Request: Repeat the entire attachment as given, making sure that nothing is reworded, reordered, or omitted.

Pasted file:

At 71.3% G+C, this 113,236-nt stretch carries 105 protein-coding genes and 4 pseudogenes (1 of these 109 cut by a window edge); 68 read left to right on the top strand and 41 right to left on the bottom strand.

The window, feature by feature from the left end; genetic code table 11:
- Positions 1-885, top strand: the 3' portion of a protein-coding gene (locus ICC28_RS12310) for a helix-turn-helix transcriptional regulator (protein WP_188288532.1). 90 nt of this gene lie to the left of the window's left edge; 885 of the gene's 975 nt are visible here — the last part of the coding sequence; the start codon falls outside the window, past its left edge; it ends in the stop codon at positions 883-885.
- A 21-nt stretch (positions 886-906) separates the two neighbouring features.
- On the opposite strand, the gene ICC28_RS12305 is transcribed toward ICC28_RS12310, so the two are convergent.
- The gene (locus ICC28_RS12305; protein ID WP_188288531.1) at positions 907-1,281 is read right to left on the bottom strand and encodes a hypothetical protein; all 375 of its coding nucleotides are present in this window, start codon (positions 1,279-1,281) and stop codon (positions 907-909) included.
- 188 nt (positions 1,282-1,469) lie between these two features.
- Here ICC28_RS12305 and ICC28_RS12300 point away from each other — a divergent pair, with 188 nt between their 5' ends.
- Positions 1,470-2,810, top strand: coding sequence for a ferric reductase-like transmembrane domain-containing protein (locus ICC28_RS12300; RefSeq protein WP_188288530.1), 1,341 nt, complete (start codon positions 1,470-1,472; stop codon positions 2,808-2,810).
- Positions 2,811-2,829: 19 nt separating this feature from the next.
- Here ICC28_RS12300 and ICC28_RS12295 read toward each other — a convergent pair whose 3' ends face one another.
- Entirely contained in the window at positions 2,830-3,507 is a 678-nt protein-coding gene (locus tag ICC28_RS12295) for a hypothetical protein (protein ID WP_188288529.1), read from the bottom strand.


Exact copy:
At 71.3% G+C, this 113,236-nt stretch carries 105 protein-coding genes and 4 pseudogenes (1 of these 109 cut by a window edge); 68 read left to right on the top strand and 41 right to left on the bottom strand.

The window, feature by feature from the left end; genetic code table 11:
- Positions 1-885, top strand: the 3' portion of a protein-coding gene (locus ICC28_RS12310) for a helix-turn-helix transcriptional regulator (protein WP_188288532.1). 90 nt of this gene lie to the left of the window's left edge; 885 of the gene's 975 nt are visible here — the last part of the coding sequence; the start codon falls outside the window, past its left edge; it ends in the stop codon at positions 883-885.
- A 21-nt stretch (positions 886-906) separates the two neighbouring features.
- On the opposite strand, the gene ICC28_RS12305 is transcribed toward ICC28_RS12310, so the two are convergent.
- The gene (locus ICC28_RS12305; protein ID WP_188288531.1) at positions 907-1,281 is read right to left on the bottom strand and encodes a hypothetical protein; all 375 of its coding nucleotides are present in this window, start codon (positions 1,279-1,281) and stop codon (positions 907-909) included.
- 188 nt (positions 1,282-1,469) lie between these two features.
- Here ICC28_RS12305 and ICC28_RS12300 point away from each other — a divergent pair, with 188 nt between their 5' ends.
- Positions 1,470-2,810, top strand: coding sequence for a ferric reductase-like transmembrane domain-containing protein (locus ICC28_RS12300; RefSeq protein WP_188288530.1), 1,341 nt, complete (start codon positions 1,470-1,472; stop codon positions 2,808-2,810).
- Positions 2,811-2,829: 19 nt separating this feature from the next.
- Here ICC28_RS12300 and ICC28_RS12295 read toward each other — a convergent pair whose 3' ends face one another.
- Entirely contained in the window at positions 2,830-3,507 is a 678-nt protein-coding gene (locus tag ICC28_RS12295) for a hypothetical protein (protein ID WP_188288529.1), read from the bottom strand.